Título: Total Factor Productivity and the Environmental Kuznets Curve
Autores: Ariaster B. Chimeli e John B. Braden
Resumo/Sinopse: Empirical studies support the environmental Kuznets curve hypothesis (EKC) for some pollutants—as income increases pollution increases, reaches a peak and eventually decreases. While relying mostly on cross-sectional data, the interpretations assert that the EKC is a by-product of economic growth over time. In doing so, and in neglecting the role of important country-specific characteristics, these studies overlook potential econometric problems and introduce policy misconceptions. Differences in total fator productivity (TFPs) account for much of the variation in income across countries, with important implications for environmental quality. We develop a theoretical model where different TFPs produce a cross-sectional EKC, even if the dynamic path of environmental quality to its steady-state in individual countries suggest otherwise. The cross-sectional EKC depends on diminishing returns to scale in environmental protection, on the curvatures of the utility function with respect to consumption and of the environmental protection function, and the elasticities of steady-state consumption and environmental expenditures with respect to variation in TFPs.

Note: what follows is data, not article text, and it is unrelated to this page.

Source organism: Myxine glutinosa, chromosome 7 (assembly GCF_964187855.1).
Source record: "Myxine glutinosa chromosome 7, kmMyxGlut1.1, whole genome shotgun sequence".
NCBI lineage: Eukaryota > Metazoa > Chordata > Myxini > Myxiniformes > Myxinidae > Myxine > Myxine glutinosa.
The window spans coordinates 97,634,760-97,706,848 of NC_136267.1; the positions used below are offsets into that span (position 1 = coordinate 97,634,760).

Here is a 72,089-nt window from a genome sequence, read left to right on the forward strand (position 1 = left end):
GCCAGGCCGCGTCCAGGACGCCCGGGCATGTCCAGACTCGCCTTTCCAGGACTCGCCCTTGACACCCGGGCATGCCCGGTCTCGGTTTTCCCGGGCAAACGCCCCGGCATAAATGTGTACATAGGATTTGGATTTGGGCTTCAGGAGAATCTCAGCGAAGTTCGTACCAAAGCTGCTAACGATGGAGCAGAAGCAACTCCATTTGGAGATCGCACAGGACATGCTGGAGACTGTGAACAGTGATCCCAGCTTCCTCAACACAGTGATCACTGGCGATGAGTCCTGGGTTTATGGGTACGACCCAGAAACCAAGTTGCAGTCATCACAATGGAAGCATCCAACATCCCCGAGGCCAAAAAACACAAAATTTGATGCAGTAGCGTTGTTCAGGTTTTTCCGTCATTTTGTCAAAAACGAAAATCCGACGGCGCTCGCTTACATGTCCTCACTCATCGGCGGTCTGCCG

Data de publicação: 2005
Periódico/Editora: Journal of Environmental Economics and Management/Elsevier
Edição: Vol. 49
Palavras-chave: Environmental quality; Environmental Kuznets curve; Total factor productivity